A Throwback Sort of Town

The town is a throwback sort of town–the kind that experienced renaissance for about twenty years after World War II and then slowly began sporting vacant and fading storefronts like gaps in an aging man’s teeth. Its claim to fame is suffrage and some fictional movie that the current generation finds a symptom more than an inspiration. But even its famous bits sport homemade window displays and fading signage, dowdy souvenir T-shirts and mass-produced memorabilia.

Hanging a U-turn, we park in front of the souvenir shops and glance around, tucking our gloves into helmets, our earplugs into jacket pockets. The front street shows us a mingle of modern and old. A chic restaurant with smooth black windows is book-ended by the dusty front windows of two vacant stores. A sandwich board advertises a cafe with coffee and espresso and a creatively forgettable name: “around the corner,” arrow pointing.

We tuck away our things and randomly choose the way to go. Impromptu adventure. Hop on the bike and ride. Stop when we like, look at whatever. 

We stroll up the sidewalk, hand in hand, our reflections strolling with us in the windows. Restaurant, bar, hair salon, art gallery with local finger paintings–the sort of culture you find in a town where culture has moved on. But there’s something about the effort–the try–that seems charming. We peruse the menus of the bars and the grills, as our stomachs grumble–burgers, chicken–nothing special.

We stumble around the corner and discover that tiny pocket of change, that charging of the atmosphere that’s hidden in forgotten places and tucked into secret alleys. If you blink, you miss them or turn your head at the wrong moment and you walk past. We trip down a walkway, headed for the river, and at the bottom of the alley another streamlined, modern set of windows stares back at us from an old brick facade. We read the menu and decide to take the chance. Two drinks. A garbage plate to share. A patio beside the water.

We take our drinks to an empty picnic table too large for just the two of us, and we sip as the yellow jackets dart through the air. A mother in a burnt orange dress chases her toe-headed daughter down the river path, and the floating docks clunk hollowly against the river wall. A boat floats by and leaves diamonds glittering atop of the crests of its wake.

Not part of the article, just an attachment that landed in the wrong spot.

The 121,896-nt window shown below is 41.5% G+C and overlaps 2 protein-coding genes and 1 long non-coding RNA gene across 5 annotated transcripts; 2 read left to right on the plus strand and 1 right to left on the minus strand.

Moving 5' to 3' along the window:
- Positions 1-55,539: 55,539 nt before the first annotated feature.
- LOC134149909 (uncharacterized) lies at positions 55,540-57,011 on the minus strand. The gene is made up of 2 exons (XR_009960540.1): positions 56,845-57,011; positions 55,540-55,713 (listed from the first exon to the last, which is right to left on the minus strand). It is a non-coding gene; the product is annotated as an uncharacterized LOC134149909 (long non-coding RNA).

When the trash plate comes, we talk about the food between mumbles of appreciation. We talk about the ride up, past the lakes and the fields and the beautiful country. We talk about everything and nothing.

Food gone–we walk along the river and meander back through town, over railroad tracks, past houses old enough to sag in their middles, past mansions forgotten and some restored, past churches with shuttered windows and rain-scarred boards.

When we come back to our bike, three men sit on the bench beside it. Each one stares at his phone and the noise of their screens reaches us as we pull on jackets and check for earplugs. The men say nothing unless it’s a comment on the game.

Finally, one says– hardly noticing our presence– “They still in there?”

The middle man casts a glance over his shoulder to the homemade display in the souvenir shop. “Yup,” he says.

I smile.

My boyfriend laughs. “Are you waiting for wives?” he asks.

“Oh yes,” says the first man. “They’re shopping.” His eyes grow wide and expressive. 

We laugh.

The men wish us a good day, and we climb back onto the bike with a giggle. Even in a place where time seems as if it’s racing faster than its streets can catch up, some things never change. 

Hi there, Prose Lovers! I would love to hear about your own impromptu adventures. Those moments unplanned that throw your imagination into overdrive. Comment below, and let me know if there are other writing prompts you would like me to explore. And please, if you liked it, Like it! – K

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